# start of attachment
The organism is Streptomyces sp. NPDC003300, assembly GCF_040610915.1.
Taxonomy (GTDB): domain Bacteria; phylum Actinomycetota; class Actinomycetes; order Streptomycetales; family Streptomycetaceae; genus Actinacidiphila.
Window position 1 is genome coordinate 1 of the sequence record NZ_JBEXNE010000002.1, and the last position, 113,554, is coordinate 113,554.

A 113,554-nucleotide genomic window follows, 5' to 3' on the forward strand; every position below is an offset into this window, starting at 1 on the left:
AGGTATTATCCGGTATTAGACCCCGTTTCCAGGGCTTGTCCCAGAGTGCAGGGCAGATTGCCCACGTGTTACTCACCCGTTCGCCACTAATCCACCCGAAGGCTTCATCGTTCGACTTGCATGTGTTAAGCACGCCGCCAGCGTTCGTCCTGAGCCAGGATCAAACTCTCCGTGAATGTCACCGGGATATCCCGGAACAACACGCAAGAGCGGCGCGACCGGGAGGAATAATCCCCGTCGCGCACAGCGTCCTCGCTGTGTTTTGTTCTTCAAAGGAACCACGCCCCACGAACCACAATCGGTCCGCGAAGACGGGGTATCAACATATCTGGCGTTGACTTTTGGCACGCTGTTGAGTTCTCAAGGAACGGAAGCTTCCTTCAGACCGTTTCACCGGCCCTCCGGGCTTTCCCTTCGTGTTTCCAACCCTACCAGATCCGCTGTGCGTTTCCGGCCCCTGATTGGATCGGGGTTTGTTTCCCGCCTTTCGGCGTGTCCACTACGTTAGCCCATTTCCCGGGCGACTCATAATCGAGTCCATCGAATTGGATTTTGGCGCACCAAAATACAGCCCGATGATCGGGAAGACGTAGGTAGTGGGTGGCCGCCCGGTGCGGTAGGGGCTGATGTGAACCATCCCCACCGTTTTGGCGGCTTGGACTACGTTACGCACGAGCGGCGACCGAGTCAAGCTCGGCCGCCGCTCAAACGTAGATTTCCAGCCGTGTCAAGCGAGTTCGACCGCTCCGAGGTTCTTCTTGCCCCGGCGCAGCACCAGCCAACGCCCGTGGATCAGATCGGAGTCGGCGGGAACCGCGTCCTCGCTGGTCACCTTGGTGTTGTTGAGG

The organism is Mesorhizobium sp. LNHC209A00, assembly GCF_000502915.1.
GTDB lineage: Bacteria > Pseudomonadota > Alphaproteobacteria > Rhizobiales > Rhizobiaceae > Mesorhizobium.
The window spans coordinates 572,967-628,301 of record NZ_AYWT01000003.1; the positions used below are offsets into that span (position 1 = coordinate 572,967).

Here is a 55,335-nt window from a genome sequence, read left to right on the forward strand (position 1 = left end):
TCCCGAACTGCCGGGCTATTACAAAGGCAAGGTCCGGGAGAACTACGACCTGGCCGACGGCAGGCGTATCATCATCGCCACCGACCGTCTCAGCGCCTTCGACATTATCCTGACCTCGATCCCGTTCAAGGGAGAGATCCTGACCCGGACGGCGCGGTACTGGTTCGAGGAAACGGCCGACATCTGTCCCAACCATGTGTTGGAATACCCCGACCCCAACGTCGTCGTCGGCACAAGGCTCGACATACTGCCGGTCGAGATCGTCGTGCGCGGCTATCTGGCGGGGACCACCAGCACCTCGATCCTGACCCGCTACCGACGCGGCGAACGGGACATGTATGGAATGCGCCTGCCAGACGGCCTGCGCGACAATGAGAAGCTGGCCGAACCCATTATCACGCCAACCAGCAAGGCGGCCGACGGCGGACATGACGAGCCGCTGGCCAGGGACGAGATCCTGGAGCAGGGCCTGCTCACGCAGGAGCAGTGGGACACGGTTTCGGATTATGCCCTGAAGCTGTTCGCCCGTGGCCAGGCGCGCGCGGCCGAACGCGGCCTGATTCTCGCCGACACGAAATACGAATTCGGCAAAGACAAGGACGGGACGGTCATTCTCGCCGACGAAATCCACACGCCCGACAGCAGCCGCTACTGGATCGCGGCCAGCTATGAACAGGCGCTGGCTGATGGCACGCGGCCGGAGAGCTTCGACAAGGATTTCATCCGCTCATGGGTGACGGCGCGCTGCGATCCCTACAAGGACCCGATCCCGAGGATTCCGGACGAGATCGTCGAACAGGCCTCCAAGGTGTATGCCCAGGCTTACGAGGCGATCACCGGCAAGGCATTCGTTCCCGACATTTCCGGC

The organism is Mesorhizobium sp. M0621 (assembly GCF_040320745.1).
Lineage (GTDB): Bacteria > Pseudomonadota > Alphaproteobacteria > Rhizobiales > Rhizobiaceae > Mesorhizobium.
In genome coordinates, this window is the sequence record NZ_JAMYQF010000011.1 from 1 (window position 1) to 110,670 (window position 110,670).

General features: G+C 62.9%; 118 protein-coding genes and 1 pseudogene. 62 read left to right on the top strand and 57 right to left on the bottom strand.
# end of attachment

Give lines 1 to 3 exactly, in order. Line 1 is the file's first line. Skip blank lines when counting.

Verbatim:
The organism is Streptomyces sp. NPDC003300, assembly GCF_040610915.1.
Taxonomy (GTDB): domain Bacteria; phylum Actinomycetota; class Actinomycetes; order Streptomycetales; family Streptomycetaceae; genus Actinacidiphila.
Window position 1 is genome coordinate 1 of the sequence record NZ_JBEXNE010000002.1, and the last position, 113,554, is coordinate 113,554.